We, as human beings, must be willing to accept people who are different from ourselves.

There is no executive order; there is no law that can require the American people to form a national community. This we must do as individuals and if we do it as individuals, there is no President of the United States who can veto that decision.

The majority of the American people still believe that every single individual in this country is entitled to just as much respect, just as much dignity, as every other individual.

A nation is formed by the willingness of each of us to share in the responsibility for upholding the common good.

Life is too large to hang out a sign: “For Men Only.”



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Susan B. Anthony

susanbanthony-2 SBA 86 bday pic

On the 15th of February, I will wish Happy Birthday to Susan B. Anthony who was born on that date in 1820, almost two hundred years ago.

With her erect posture, dark-brown hair, steely eyes, a bump on the bridge of her thin, arched nose, and a fearless personality, Susan B. Anthony was a formidable fighter for equality and justice. As a lecturer against slavery, she was encountered hostile crowds (once a maraudering mob burned an effigy of her). As a co-leader, with Elizabeth Cady Stanton, of the movement for women’s rights, she was ridiculed, reviled, scorned and snubbed. In the early days, she later recalled, it felt like “the whole world was against” them. Mobs of hissing, hooting, bellowing hostile spectators would disrupt women’s rights conventions. Politician, preachers, reporters, and a vociferous assortment of foes hurled slurs, and false claims.

Very few people were wishing Susan B. Anthony a Happy Birthday on February 15th.

But over the years people started changing their minds about Susan B. Anthony. For her fiftieth birthday, hundreds of admirers attended a festive celebration, despite a torrential rainstorm, and honored her with gifts, speeches and poems. Even more people attended her seventieth birthday party. Gifts were piled high. Seventy pink carnations were presented to her. Toasts were made. Telegrams, cablegrams, and letters were read. A huge crowd celebrated her on her eightieth birthday. Elizabeth Cady Stanton wrote a witty poem with lines describing their speaking tours: “From sleigh, ox-carts, and mayhap coaches./Besieged with beetles, bugs, and roaches:/All this for the emancipation/Of the brave women of our Nation.” Eighty children, one by one, laid a single red rose on her lap.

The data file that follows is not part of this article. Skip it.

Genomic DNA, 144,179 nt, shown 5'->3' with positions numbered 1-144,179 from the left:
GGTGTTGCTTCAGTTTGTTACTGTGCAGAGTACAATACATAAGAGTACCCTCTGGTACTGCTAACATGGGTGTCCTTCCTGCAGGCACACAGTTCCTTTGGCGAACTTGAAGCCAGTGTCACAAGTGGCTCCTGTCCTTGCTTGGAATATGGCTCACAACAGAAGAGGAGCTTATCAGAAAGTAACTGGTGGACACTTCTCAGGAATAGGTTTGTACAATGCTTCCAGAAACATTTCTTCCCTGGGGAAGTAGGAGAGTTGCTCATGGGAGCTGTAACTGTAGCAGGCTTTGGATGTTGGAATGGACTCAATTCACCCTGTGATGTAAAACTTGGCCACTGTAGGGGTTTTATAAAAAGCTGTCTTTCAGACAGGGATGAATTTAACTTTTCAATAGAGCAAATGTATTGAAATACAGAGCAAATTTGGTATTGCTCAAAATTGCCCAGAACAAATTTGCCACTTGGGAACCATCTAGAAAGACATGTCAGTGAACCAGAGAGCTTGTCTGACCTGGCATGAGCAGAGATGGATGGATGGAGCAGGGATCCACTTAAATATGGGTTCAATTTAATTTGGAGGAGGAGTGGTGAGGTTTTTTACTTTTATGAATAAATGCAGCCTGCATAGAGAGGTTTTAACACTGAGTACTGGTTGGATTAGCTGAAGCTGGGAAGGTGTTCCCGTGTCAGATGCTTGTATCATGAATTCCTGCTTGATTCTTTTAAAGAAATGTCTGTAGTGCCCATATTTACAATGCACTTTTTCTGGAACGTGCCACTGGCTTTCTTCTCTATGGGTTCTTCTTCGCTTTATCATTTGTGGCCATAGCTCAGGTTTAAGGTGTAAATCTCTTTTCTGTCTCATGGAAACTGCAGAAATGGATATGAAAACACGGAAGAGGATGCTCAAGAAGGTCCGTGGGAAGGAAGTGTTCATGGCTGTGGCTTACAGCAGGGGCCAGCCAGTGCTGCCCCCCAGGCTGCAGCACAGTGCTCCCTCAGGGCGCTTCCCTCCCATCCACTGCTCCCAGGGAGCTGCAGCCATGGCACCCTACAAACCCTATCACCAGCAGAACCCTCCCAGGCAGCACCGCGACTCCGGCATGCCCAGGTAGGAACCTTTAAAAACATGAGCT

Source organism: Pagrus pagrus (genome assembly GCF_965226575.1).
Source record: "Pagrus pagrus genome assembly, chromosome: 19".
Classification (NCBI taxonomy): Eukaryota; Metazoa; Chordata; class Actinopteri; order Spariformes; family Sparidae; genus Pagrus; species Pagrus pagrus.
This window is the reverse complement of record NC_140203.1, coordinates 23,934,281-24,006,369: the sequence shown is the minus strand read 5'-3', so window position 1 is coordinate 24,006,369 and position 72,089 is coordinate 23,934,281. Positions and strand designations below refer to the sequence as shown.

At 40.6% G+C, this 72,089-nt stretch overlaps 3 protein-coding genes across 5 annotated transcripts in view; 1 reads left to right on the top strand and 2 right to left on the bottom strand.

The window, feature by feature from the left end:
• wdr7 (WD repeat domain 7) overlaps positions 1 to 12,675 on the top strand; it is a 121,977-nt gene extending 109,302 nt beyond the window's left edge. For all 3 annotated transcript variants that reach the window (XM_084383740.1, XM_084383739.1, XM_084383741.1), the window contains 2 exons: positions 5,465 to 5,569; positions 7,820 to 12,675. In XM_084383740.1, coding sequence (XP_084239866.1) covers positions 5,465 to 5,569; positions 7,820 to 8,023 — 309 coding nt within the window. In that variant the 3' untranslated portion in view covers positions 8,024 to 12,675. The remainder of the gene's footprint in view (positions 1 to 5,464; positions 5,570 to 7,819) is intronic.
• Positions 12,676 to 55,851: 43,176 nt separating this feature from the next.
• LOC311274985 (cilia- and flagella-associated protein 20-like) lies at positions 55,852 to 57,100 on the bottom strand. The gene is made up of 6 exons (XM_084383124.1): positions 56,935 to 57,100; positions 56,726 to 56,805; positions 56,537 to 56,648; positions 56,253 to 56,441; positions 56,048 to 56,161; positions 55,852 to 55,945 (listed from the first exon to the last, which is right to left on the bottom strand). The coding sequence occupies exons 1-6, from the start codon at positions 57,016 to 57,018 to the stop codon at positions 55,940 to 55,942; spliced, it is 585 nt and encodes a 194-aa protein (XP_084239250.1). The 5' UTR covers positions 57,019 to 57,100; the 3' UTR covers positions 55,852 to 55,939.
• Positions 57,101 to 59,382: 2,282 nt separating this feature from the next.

Susan B. Anthony’s last birthday celebration, her eighty-sixth, was held in 1906. Addressing the gathering, she declared that in the on-going fight for women’s right to vote—“failure is impossible.”

Those now iconic words—“Failure is impossible”—were the last ones spoken by the esteemed Susan B. Anthony in public. She died at her home in Rochester, New York on March 13, 1906. Today Susan B. Anthony’s birthday, February 15, is an official state holiday in California, Florida, Wisconsin, New York, and in West Virginia, where it is celebrated on Election Day in even years. Efforts to make it a national holiday have failed in the U.S. Congress, but many people support the idea, including me. How about you?

Happy Birthday, Susan B. Anthony!

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Leontyne Price